By: Sidney Skipper
Sidney Skipper on his visit to Washington DC to present research findings from The PLHIV Stigma Index Detroit-
He’s from Ethiopia. A gentle English accent falls effortlessly from his lips. I’m in our nation’s capital, Washington DC, to attend a meeting with colleagues to discuss our grant proposals for AIDS United’s Positive Organizing Project grant, on HIV related stigma. He’s the taxi driver bringing me to my hotel along the tree lined avenue of the Potomac River. Across the shimmering river, coming up on the right, I see the staid, white, elongated, majestic, marble columns of the Lincoln Memorial. The taxi cruises past it, and I gaze at it in awe as it disappears in the distance. When we arrive at the Palomar Hotel, I step out of the taxi into a cool spring day, blue skies dotted with bulbous puffy clouds, smiling at the thought that I just left one inch of snow in Detroit. Walking into the grand hotel lobby reminds me of my early years in the Theatre when I toured Europe and the Caribbean. I walk a lobby like it’s a catwalk, all the way up to the check in desk. He’s Nigerian and has kind eyes, and then I realized that he’s giving me a room on the 15th floor via a glass elevator. Did I mention that I’m afraid of heights?
The AIDS United offices are not far from the hotel. In the taxi ride there the next morning I see cherry trees lining the road that were in blossom last year when I was here. I ring the bell to enter the AIDS United office building. The facilitator of the meeting invites me in and graciously guides me to my morning tea, in a room that smells like coffee brewing. The smiling face of a beautiful brown skin woman in a crew cut is the first of my colleagues that I meet. She is a Health Outreach specialist at Chicago’s Women AIDS Project which has been empowering women living with HIV since 1988. Slowly other colleagues begin to enter the room. Each one brings years of HIV/AIDS expertise in with them. We shake hands, introduce ourselves and put on a name tag.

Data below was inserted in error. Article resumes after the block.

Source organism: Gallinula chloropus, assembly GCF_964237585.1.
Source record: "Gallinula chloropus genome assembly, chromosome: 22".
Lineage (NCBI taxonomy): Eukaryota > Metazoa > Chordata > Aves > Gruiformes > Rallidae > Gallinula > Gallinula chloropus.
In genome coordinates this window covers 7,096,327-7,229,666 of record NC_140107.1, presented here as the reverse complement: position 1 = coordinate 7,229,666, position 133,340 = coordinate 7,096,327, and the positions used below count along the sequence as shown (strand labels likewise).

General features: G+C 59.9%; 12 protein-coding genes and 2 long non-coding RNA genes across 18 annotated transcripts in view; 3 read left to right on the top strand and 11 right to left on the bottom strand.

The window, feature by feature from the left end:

Michael Kaplan, the CEO of AIDS United opens the meeting on a welcoming note. The first person to present is a tall together brother from Indianapolis that leads Brothers United Inc., which focuses on addressing the impact of Indiana’s expanded Medicaid program on people living with HIV. Brothers United also works towards establishing a statewide consumer advisory board for HIV related issues by engaging both clients and lawmakers. The next person to present titles his presentation, The Winter Gathering of Maine. When he speaks of being able to look out of his living room window at the ocean, the isolation of Maine seems to be an unlikely place to bring people living with HIV together to build community, education, advocacy and strong allies. But when he glowingly tells us about how the AIDS United POP grant made it possible for his team to develop a Peer Advocacy and Peer Ally Group of HIV positive people in Maine. Maine didn’t seem so isolated after all. Sitting next to me is a New Yorker, dreadlocks, stylishly dressed and well spoken. He’s VP for Community Mobilization at Housing Works in New York City. They are dedicated to building a new generation of positive leaders, speaker bureau training. Facilitating leadership roles of the most marginalized of our community not just “at the table,” but, “setting the table,” as the well-spoken brother with dreadlocks so eloquently puts it.